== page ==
Rival Countersues BellSouth, Claims Misconduct
In a statement, Access said it tried and failed to reach an out-of-court settlement with BellSouth, which has charged Access with giving false information to BellSouth customers in telemarketing pitches. BellSouth has continued its legal pursuit of Access despite a judge's refusal last month to grant an injunction that would have halted Access' marketing efforts.
Access has asked the court for compensatory damages for its claim of having lost customers due to BellSouth misstatements. Atlanta-based BellSouth spokesman David Sutton denied the charges and called the countersuit an attempt by Access to divert attention from its own activities.
"We think the counterclaim is completely without merit," Sutton said. "It's more akin to a ruse."
According to Access, BellSouth telemarketing representatives told Access customers that Access was going out of business and that they should switch back to BellSouth or risk losing service. Access said its customers reported these misstatements but it is unsure how many customers actually switched.
In addition, BellSouth told customers that their listings would not appear in the Yellow Pages because they were Access customers, and that to retain their BellSouth dial-up or broadband Internet service they would need to have all local service with BellSouth, according to Access. Access also said BellSouth technicians told its customers they would receive poor maintenance service and claimed that one small business that switched to Access was told that it would lose one of its phone lines if it didn't return to BellSouth.
Access executives accused BellSouth of trying to re-establish its monopoly over the local telephone service market. According to Access, despite government efforts to introduce competition, BellSouth maintains a 90 percent share of the local service market in its region.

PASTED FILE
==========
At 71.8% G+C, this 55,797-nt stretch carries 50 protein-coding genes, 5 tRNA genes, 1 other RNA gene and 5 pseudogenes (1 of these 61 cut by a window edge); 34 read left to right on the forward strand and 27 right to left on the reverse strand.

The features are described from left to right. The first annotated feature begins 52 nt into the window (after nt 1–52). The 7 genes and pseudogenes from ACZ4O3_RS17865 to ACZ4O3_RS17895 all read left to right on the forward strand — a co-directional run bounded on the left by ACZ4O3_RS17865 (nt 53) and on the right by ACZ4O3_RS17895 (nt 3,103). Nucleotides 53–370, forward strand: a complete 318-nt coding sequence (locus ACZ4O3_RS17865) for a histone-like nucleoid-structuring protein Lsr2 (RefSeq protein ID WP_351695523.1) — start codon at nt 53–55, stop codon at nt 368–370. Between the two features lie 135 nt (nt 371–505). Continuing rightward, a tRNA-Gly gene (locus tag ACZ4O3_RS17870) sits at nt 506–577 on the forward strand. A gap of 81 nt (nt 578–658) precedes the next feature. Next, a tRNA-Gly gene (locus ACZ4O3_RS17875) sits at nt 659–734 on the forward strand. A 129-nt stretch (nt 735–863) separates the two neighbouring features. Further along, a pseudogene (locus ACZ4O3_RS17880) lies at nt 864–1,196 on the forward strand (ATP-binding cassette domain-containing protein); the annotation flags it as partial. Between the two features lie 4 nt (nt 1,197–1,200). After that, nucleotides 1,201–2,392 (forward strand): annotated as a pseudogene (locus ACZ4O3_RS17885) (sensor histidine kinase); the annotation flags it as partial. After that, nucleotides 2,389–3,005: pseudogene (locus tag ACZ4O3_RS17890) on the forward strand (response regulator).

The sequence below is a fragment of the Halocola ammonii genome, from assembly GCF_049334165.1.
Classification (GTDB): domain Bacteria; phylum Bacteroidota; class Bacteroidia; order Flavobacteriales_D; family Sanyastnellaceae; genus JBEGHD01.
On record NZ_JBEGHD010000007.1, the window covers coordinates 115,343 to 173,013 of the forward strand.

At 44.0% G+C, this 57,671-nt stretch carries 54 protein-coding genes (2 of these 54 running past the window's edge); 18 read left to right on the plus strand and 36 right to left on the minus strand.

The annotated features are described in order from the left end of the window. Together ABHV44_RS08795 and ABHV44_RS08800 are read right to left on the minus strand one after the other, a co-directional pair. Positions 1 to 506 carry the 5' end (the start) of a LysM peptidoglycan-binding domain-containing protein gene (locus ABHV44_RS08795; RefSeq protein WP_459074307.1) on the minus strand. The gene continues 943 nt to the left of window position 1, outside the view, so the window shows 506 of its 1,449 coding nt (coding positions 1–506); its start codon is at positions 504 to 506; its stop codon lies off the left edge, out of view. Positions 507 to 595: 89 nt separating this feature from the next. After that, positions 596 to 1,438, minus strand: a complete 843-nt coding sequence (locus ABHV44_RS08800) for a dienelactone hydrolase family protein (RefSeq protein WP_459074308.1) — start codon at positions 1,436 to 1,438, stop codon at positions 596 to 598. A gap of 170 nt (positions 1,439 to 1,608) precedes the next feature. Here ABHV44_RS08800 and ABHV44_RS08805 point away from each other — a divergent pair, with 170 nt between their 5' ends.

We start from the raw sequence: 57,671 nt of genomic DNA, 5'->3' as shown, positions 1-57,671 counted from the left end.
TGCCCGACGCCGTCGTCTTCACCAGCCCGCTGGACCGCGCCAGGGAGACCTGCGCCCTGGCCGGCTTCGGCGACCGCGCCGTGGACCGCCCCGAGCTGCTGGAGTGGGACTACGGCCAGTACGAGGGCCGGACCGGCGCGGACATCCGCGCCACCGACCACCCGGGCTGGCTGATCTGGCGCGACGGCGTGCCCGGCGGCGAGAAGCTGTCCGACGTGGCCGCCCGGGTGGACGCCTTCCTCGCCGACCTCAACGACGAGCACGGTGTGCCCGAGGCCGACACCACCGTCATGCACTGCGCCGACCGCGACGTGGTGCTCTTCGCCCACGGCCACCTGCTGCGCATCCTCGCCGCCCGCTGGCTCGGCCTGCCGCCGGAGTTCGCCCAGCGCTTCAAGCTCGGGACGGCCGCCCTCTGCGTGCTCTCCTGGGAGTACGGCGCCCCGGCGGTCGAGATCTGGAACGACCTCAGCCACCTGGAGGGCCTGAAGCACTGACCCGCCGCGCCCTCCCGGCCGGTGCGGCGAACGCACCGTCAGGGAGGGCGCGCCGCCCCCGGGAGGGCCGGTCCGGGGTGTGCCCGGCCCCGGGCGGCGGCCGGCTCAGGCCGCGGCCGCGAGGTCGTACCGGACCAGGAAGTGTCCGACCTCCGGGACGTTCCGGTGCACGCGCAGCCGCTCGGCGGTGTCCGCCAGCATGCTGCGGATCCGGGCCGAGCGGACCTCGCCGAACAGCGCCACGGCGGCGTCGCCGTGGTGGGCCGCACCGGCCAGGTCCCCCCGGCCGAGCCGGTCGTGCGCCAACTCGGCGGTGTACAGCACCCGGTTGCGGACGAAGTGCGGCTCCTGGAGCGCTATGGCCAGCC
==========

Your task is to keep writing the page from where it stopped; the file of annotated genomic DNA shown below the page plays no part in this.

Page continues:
"We have become a formidable player to BellSouth," Rodney Page, senior vice president for Access, said in a statement. "They don't like it, and it is their goal to try and disparage us, which only makes us more determined to fight."
Sutton said BellSouth's goal in filing its lawsuit was to stop illegal marketing and not to stifle competition. He noted that Access avoided a restraining order only by admitting to errors in its marketing practices and halting them.
"Competitors are not a problem," Sutton said. "Competitors who break the law are a problem."
Access' allegations echo many of those made by BellSouth in an Aug. 5 court complaint against Access. BellSouth accused Access telemarketers of telling customers that Access was affiliated with BellSouth, claiming to be BellSouth's authorized billing agents, telling customers that their bills would change but their service would stay with BellSouth and giving false information about regulatory decisions and the supposed break-up of BellSouth.
According to Sutton, BellSouth filed sworn affidavits from 20 of its customers providing evidence of misconduct by Access telemarketers with its original lawsuit. Access' countersuit, in contrast, bears no affidavits, Sutton said.
"It begs the question," Sutton said. "They make a lot of pronouncements, but where's the proof?"